By Emma Coleman Jordan
Today's NYT provides a look at the clerkship hiring records of the Justices. Linda Greenhouse reports that although women represented almost 50% of law school graduates in 2005,only 7 of the 37 clerkships went to women for the 2006-7 term that begins on October 2. The coming term will be the first time since 1994 that the number of women clerks has been in the single digits.
In a review of the number of women hired by each Justice in the seven hiring periods since 2000, the Times rank orders the Justices as follows.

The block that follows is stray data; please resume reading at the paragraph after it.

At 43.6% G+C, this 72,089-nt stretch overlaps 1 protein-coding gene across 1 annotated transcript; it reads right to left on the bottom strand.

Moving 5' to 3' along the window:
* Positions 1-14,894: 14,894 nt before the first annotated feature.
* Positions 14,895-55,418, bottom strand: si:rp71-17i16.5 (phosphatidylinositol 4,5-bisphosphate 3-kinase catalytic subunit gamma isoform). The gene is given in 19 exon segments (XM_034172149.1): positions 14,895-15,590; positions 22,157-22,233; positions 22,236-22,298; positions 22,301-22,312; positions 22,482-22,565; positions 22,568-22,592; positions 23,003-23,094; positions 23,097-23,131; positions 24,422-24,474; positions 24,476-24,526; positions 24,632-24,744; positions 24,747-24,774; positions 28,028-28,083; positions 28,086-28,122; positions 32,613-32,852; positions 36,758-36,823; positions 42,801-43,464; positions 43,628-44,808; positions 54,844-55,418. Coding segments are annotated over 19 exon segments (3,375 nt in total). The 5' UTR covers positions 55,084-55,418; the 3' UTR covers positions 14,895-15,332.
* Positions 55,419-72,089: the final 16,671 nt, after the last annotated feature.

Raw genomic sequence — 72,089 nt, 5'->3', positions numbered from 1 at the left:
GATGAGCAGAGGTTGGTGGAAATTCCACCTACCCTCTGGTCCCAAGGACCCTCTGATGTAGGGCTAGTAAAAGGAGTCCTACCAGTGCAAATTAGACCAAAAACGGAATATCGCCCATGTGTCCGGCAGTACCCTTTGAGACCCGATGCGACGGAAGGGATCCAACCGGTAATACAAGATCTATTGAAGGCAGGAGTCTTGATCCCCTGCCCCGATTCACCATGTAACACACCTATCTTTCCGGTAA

Faculty have been working very hard over the last few weeks to provide letters of recommendation to judges at every level. Do we have a role in reducing the number of women who are recommended for "feeder" Circuit clerkships? What role do faculty play in seeking out and mentoring our most able women to participate in the clerkship tournament? Are the number of women law school graduates declining enough to produce this effect? Is this just a statistical anomaly? What are the major factors responsible for this decline in the number of women who have the opportunity to serve in these highly coveted, career-shaping jobs?